A stone inscription reads in part, This Muang Sukhothai is good. In the water there are fish; in the field there is rice. The ruler does not levy a tax on the people who travel along the road together, leading their oxen on the way to trade and riding their horses on the way to sell. Whoever wants to trade in elephants, so trades. Whoever wants to trade in horses, so trades. Whoever wants to trade in silver and gold, so trades.
King Ramkhamhaeng also promoted religion and culture, and through his efforts, Buddhism progressed among the people. Inspirational faith gave birth to classic forms of Thai religious arts. Images of the Lord Buddha sculptured during the Sukhothai Era are cultural treasures which impart a feeling of peace and serenity.
A total of eight kings ruled Sukhothai. The gradual decline of Sukhothai occurred during the reigns of the last two kings. The end of this first Thai kingdom occurred in 1365 when it became a vassal state of Ayutthaya, a young and rising power to the south. Ayutthaya became the capital of Thailand before Thon Buri and Bangkok.
||346 kilometres from Bangkok, Phetchabun borders on three regions, the North, the Central and the Northeast. The central part of the province is on the Pa Sak river basin with mountain ranges running along both the western and eastern sectors. Because of the fertility of the land, Phetchabun has always been an agriculturally productive area. The very name of the province actually means the land of crops and foods.
Today, Phetchabun is a province with rich tourism potential. Its climate is pleasant due to the mountainous and forested areas and it has a history of richness and prosperity for more than 1,400 years. As and Sukhothai styles have been discovered.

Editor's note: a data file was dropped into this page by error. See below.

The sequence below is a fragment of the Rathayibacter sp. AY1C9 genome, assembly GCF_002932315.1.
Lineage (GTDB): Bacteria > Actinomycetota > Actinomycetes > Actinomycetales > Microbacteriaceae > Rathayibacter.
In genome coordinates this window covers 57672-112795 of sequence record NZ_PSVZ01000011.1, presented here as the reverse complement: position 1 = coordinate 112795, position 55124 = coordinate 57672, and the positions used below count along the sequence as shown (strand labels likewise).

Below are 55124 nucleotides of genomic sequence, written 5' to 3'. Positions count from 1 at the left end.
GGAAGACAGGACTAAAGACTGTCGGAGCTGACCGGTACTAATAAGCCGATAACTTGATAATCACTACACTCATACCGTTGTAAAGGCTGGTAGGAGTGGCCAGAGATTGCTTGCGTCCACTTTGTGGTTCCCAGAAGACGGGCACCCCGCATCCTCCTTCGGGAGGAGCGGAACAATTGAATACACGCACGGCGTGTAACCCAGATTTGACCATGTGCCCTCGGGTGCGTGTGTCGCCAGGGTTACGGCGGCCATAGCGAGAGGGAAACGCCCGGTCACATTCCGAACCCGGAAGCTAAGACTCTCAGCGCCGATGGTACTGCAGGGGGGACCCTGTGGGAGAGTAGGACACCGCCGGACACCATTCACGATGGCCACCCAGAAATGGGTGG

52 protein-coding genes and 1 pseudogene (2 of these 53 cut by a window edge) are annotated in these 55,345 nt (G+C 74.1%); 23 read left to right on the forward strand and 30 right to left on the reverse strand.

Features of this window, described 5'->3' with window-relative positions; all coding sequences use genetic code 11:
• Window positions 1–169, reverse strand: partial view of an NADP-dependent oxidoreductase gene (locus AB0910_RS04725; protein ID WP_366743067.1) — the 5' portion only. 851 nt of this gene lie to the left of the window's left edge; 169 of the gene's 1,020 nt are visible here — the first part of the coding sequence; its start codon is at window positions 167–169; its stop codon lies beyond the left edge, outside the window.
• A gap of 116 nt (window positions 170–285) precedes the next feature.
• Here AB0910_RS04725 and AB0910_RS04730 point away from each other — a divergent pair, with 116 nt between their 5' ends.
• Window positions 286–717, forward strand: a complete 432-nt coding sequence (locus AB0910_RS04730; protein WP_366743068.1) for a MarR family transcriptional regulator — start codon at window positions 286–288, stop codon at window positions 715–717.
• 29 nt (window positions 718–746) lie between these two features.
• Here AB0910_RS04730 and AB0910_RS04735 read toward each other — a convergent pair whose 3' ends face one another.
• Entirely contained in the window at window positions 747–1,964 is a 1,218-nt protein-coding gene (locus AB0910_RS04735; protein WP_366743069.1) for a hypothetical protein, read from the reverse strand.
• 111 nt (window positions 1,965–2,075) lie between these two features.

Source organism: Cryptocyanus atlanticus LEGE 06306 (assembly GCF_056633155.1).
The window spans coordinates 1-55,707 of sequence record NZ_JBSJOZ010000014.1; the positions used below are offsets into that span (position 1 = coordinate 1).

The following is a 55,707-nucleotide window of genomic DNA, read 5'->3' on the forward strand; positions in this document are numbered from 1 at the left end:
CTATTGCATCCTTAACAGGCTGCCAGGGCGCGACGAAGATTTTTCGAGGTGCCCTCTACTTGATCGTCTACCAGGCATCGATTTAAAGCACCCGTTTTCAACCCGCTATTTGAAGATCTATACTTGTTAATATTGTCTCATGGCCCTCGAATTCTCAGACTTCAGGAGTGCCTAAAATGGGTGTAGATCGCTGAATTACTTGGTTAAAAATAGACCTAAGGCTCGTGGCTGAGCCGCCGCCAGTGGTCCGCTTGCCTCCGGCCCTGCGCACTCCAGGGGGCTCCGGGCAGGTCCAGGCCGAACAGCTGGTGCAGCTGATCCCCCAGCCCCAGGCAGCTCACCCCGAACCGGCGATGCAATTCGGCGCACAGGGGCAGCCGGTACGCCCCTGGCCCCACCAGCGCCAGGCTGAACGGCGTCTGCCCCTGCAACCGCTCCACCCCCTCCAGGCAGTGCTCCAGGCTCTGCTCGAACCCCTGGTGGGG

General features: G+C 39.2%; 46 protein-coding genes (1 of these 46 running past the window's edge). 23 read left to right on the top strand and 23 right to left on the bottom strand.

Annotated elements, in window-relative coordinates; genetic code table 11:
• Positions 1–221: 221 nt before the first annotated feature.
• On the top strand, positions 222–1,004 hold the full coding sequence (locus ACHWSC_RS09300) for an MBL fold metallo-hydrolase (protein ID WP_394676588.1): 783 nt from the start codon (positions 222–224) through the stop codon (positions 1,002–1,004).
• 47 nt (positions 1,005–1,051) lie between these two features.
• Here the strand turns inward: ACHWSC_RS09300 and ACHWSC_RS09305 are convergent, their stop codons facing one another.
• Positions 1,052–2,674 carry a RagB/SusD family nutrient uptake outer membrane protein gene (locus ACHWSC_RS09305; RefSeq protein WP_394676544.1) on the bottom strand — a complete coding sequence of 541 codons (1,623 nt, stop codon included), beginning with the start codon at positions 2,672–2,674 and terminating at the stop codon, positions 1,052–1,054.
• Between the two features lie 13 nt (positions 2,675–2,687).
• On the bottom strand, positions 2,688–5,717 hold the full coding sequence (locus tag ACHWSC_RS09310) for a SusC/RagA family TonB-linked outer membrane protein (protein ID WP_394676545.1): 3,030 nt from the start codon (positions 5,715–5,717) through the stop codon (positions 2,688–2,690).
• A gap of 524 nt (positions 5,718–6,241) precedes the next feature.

Phetchabun is administratively divided into the following districts: Muang, Lom Sak, Lom Kao, Chon Daen, Nong Phai, Wichian Buri, Si Thep, Bueng Sam Phan, Wang Pong, Nam Nao and Khao Kho.
||Geographically located in the Lower North on the bank of the Ping River, Kamphaeng Phet is 358 kilometres from Bangkok. To its East are riverine flatlands while the western areas are made up of high mountains lush with fertile forests where a number of national parks have been established.
Areas along the river bank at present-day Mueang district used to host several ancient towns which had played a major role as strategic front-line frontiers since Sukhothai was the kingdom's capital down through the times of Ayutthaya and early Rattanakosin (Bangkok) eras. In fact, the name Kamphaeng Phet actually means as strong as walls or forts make of diamonds.
Kamphaeng Phet covers an area of 8,607 square kilometres. It is divided administratively into 9 districts, namely, Mueang Kampheang Phet, Phran Kratai, Khlong Khlung, Khanu Woralaksauri, Sai Ngam, Lan Krabue, Khlong Lan, Sai Thong Watthana and Pang Sila Thong and 2 sub-districts, Bueng Samakkhi and Kosamphi Nakhon.